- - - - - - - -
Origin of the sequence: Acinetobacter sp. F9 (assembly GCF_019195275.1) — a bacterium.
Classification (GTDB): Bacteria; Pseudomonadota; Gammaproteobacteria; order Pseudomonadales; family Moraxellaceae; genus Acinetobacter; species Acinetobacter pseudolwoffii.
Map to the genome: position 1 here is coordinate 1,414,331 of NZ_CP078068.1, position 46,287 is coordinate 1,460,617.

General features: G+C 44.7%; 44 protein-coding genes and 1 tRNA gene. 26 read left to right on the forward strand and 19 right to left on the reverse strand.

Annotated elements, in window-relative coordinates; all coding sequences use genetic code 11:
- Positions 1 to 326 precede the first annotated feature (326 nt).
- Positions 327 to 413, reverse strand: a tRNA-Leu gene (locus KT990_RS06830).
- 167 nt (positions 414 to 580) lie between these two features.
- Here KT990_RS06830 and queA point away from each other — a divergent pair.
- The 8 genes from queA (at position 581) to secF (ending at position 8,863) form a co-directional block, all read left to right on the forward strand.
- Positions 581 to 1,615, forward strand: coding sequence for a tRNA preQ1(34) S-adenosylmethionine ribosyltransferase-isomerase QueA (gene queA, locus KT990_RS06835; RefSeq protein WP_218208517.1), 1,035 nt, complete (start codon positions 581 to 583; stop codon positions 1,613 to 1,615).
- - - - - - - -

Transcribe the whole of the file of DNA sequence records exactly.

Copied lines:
Origin of the sequence: Acinetobacter sp. F9 (assembly GCF_019195275.1) — a bacterium.
Classification (GTDB): Bacteria; Pseudomonadota; Gammaproteobacteria; order Pseudomonadales; family Moraxellaceae; genus Acinetobacter; species Acinetobacter pseudolwoffii.
Map to the genome: position 1 here is coordinate 1,414,331 of NZ_CP078068.1, position 46,287 is coordinate 1,460,617.

General features: G+C 44.7%; 44 protein-coding genes and 1 tRNA gene. 26 read left to right on the forward strand and 19 right to left on the reverse strand.

Annotated elements, in window-relative coordinates; all coding sequences use genetic code 11:
- Positions 1 to 326 precede the first annotated feature (326 nt).
- Positions 327 to 413, reverse strand: a tRNA-Leu gene (locus KT990_RS06830).
- 167 nt (positions 414 to 580) lie between these two features.
- Here KT990_RS06830 and queA point away from each other — a divergent pair.
- The 8 genes from queA (at position 581) to secF (ending at position 8,863) form a co-directional block, all read left to right on the forward strand.
- Positions 581 to 1,615, forward strand: coding sequence for a tRNA preQ1(34) S-adenosylmethionine ribosyltransferase-isomerase QueA (gene queA, locus KT990_RS06835; RefSeq protein WP_218208517.1), 1,035 nt, complete (start codon positions 581 to 583; stop codon positions 1,613 to 1,615).